Tuesday, June 17, 2008

No-Frills Frilly Apron: A Pattern Review

When we recieved our first issue (free sample) of Mary Jane's Farm magazine I had to make the free apron pattern that it included. This apron is a curved darted apron with a large flounce around the bottom that tapers at the sides. The waist band is sculpted and the pattern includes two pocket options: a regular curved square and a full waist-to-flounce pocket. In the magazine it suggest using vintage table clothes and working with the details to create decoration. A lovely idea if you have old stained table cloths that can be salvaged for the project. I was able to pick up some delicate feminine specialty cottons from our local Joann Fabrics that I thought fit the pattern quite well.

The first step in this pattern was the hardest, it was to enlarge the pattern in the magazine by 400% ( it comes on a 1/4" grid). If you attempt to make this pattern save yourself a lot of trouble and have it enlarged at a copy shop. I had some 1" gridded pellon that I used to carefully copy the pattern. It came out perfect - two hours later. So I was rolling my eyes at the comment in the magazine "I used freezer paper and drew a 1" grid and just re-drew the 1/4" squares on the pattern. It went fast and I enjoyed it!" Another commenter said it only cost her $0.87 at Office Depot, so you won't save a lot by doing it at home.

The instructions were pretty straight forward, but not as detailed as most patterns. As an experienced sewer I was able follow it and make adjustments as needed, a beginner would probably need some help. Two places where I made adjustments to the pattern were adding a triangle to the pockets and joining the ties to the waist band with no top stitching (using the method that most commercial apron patterns give). Another adjustment I would make is finishing the edges where the flounce meets the body either by serging or French seam.

Over all I thought the pattern was simple and left a lot of room for creativity. I was delighted with the finished product and would consider making again. The flounce adds such a feminine touch and makes it a lot of fun to wear. I think it a great garden and outdoor apron, though you may want a more sturdy fabric than what I choose. Just be careful not to get a hand wash or dry clean only fabric. If you are interested it obtaining this pattern it is the current issue of Mary Jane's Farm (vol. 7 no.4 May-July). You can also purchase the printed pattern from Mary Jane's Farm for $8 (you still have to enlarge it yourself). I believe it may also be in her special stitchery issue Artists in Aprons which includes five apron patterns and only cost $10.99.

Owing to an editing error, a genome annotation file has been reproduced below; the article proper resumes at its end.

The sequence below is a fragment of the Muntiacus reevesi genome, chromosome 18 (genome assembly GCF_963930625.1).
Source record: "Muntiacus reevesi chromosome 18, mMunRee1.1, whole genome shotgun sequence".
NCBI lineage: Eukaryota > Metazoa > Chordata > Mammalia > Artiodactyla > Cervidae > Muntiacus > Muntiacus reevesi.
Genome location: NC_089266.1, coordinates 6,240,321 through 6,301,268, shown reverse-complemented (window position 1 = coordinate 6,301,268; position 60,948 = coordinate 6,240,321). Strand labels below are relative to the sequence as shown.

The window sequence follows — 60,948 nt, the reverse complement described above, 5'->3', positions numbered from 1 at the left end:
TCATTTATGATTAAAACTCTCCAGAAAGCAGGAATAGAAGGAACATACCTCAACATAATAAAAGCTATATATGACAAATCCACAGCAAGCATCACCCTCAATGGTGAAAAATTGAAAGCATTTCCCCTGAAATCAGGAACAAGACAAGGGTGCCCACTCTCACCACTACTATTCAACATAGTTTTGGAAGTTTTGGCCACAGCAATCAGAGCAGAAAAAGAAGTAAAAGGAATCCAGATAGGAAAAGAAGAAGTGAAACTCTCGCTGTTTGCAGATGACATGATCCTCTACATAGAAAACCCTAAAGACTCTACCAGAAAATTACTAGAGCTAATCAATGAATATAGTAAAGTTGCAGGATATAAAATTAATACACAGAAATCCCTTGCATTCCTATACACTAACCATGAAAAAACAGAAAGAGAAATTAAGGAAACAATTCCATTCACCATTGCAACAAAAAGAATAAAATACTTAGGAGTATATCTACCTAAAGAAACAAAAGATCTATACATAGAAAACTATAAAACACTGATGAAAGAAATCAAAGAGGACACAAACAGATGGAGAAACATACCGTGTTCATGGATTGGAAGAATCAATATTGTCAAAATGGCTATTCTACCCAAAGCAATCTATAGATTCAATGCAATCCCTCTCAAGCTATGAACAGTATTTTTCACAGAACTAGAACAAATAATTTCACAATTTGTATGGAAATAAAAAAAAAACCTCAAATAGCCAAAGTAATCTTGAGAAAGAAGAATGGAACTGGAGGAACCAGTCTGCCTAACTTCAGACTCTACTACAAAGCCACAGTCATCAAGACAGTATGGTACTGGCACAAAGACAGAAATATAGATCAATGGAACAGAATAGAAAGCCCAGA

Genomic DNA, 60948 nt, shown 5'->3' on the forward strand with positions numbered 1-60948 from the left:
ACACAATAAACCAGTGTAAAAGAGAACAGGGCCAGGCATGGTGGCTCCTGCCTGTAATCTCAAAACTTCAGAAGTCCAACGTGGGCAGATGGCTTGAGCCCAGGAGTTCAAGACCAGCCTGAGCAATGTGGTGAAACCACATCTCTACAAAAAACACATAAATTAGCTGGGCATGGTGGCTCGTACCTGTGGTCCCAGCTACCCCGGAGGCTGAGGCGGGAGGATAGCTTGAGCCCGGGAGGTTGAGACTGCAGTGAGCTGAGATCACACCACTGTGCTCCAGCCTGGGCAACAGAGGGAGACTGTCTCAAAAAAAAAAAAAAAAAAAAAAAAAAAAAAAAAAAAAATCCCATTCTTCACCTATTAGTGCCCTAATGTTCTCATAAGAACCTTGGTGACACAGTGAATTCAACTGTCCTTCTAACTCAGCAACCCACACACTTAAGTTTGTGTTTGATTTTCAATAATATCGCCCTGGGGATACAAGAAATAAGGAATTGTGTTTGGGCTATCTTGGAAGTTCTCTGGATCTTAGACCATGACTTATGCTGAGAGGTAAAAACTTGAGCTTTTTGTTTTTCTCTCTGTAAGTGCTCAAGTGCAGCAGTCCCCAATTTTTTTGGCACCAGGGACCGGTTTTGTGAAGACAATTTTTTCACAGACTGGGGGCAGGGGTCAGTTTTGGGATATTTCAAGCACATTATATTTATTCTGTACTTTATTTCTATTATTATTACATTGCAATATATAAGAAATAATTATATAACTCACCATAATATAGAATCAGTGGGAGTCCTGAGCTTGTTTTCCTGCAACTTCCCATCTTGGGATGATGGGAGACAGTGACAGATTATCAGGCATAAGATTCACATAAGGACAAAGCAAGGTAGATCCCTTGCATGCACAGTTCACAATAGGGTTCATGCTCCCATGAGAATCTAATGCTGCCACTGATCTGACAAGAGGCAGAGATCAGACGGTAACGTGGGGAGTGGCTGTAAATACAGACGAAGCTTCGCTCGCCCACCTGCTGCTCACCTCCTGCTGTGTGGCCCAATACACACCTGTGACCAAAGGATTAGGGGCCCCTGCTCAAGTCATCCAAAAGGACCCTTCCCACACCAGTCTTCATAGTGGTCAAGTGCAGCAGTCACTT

Also check out her free "Make-Do" apron pattern.

My Finished Apron

Tuesday, June 10, 2008

Rhubarb Season

In my family we LOVE rhubarb. Every year when it comes into season I am required to make large batches of these two recipes. If I had more I would probably make a wider array of recipes, but for now we have to buy it so it all goes into the tried and true recipes. Both of these recipes are passed down from my grandma (slightly modified by me to have less sugar, they still are extremely sweet). From my family to yours, ENJOY!

Rhubarb Jam

5 cups rhubarb, chopped and tough strings peeled off
2 cups sugar
1 3oz box of raspberry jello (strawberry good too)
In saucepan stir together rhubarb and sugar and heat to a boil. Simmer until rhubarb is soft and mushy. Stir in jello and boil 1 to 1 1/2 minutes more. Remove from heat and pour in to sterilized jars and cap with two piece lid. Let sit until sealed. Can also be put in freezer containers and frozen.Refrigerate after opening.


Rhubarb Strawberry Pie

3/4 to 1 cup sugar
6 tablespoons unbleached white flour
2 cups chopped rhubarb (1/4 to 1/2 in. slices, tough strings removed)
2 cups sliced strawberries
2 9" pie shells

Preheat oven to 425 degrees Fahrenheit. Stir together sugar and flour. Add fruit and toss to coat. Pour into pie shell and top with remaining pie shell. Crimp or flute edges and slit top, or do a lattice top. Bake for 40 -50 minutes or until crust is golden and filling thick (you may want to cover edges with foil when it begins to brown). Serve with vanilla ice cream.